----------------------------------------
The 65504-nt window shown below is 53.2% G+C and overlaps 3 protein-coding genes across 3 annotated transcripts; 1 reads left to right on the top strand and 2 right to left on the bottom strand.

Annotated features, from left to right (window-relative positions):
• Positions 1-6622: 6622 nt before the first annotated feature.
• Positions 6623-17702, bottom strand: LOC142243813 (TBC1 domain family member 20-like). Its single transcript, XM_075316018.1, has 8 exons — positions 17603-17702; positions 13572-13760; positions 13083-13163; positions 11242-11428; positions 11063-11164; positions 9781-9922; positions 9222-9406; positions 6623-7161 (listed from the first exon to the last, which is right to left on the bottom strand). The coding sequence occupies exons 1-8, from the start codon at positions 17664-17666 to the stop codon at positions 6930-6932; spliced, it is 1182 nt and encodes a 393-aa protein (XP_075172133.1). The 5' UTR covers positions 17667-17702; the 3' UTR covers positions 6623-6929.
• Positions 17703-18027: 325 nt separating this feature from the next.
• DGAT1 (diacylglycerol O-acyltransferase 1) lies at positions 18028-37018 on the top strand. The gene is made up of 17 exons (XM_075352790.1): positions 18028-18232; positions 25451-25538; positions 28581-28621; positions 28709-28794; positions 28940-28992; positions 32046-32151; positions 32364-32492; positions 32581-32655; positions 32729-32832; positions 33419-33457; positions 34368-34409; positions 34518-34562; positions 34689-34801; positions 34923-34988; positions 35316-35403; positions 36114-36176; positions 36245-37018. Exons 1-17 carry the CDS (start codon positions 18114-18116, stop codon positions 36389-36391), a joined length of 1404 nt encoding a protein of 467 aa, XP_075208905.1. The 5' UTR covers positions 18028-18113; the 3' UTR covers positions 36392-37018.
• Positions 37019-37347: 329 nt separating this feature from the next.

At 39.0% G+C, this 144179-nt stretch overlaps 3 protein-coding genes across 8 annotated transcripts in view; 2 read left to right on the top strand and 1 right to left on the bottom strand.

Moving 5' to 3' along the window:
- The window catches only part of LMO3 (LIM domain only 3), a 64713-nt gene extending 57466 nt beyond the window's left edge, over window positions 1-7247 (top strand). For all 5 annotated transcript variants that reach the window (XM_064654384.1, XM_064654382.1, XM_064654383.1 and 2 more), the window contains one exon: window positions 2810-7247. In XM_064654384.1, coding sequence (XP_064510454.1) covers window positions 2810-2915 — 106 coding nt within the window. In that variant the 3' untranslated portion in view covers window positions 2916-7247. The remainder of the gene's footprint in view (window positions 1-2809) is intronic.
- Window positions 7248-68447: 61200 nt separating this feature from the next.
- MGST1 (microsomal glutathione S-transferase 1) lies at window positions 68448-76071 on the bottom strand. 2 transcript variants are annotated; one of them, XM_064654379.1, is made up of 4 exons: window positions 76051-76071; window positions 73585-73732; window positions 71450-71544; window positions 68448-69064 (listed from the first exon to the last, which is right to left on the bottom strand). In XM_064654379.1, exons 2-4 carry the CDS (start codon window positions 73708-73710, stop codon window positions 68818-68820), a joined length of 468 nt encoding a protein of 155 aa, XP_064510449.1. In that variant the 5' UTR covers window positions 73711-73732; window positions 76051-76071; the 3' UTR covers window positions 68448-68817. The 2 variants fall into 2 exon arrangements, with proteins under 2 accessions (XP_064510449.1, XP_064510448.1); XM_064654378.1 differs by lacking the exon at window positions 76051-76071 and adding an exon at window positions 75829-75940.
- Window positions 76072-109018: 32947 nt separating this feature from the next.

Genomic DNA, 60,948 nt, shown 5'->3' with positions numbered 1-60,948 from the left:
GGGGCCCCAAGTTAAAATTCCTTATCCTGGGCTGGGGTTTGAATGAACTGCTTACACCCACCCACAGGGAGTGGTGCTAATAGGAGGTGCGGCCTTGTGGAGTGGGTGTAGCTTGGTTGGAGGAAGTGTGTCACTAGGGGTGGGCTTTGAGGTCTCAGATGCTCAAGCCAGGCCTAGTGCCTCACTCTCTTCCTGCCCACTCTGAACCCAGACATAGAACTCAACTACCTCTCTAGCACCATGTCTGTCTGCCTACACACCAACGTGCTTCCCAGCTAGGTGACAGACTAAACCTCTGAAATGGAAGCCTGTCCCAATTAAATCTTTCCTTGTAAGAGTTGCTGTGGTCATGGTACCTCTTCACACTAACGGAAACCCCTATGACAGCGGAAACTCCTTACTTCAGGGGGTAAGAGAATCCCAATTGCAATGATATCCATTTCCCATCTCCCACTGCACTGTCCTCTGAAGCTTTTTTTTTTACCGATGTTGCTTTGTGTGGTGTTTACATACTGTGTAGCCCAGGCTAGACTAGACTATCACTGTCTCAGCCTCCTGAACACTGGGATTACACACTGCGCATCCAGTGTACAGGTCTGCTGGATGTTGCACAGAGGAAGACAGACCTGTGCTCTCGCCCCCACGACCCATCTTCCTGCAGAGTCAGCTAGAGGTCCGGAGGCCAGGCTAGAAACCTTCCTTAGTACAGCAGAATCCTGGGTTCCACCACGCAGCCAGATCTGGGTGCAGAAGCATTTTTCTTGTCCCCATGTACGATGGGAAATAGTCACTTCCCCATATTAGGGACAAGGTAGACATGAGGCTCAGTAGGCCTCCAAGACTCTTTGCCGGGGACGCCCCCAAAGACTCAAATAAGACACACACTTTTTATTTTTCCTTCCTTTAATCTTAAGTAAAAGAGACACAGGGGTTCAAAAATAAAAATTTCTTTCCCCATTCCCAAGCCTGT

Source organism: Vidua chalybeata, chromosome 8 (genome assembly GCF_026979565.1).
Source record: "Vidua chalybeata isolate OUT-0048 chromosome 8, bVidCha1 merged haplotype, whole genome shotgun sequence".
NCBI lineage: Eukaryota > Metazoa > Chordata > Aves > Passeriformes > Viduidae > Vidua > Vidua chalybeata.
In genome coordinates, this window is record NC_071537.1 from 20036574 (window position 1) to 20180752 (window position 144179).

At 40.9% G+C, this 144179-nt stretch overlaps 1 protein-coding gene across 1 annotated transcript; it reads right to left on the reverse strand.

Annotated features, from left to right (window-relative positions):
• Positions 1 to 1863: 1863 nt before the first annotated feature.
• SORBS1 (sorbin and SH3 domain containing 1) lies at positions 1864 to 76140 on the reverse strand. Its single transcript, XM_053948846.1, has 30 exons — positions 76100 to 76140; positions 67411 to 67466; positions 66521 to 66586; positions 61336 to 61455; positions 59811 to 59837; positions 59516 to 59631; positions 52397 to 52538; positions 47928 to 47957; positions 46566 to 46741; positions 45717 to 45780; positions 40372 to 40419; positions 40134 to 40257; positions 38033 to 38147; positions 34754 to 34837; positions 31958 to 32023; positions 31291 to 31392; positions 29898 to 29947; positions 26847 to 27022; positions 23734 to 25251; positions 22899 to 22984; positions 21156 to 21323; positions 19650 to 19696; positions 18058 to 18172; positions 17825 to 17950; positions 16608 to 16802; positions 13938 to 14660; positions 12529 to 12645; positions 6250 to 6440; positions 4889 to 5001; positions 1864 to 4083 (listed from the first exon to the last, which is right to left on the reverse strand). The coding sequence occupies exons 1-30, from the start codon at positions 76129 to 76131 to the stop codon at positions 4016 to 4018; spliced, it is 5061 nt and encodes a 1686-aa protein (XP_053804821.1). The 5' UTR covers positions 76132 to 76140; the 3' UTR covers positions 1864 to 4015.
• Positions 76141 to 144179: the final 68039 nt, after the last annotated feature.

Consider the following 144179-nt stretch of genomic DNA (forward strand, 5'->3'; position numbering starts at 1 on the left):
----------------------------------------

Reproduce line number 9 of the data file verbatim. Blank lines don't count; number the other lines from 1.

Moving 5' to 3' along the window: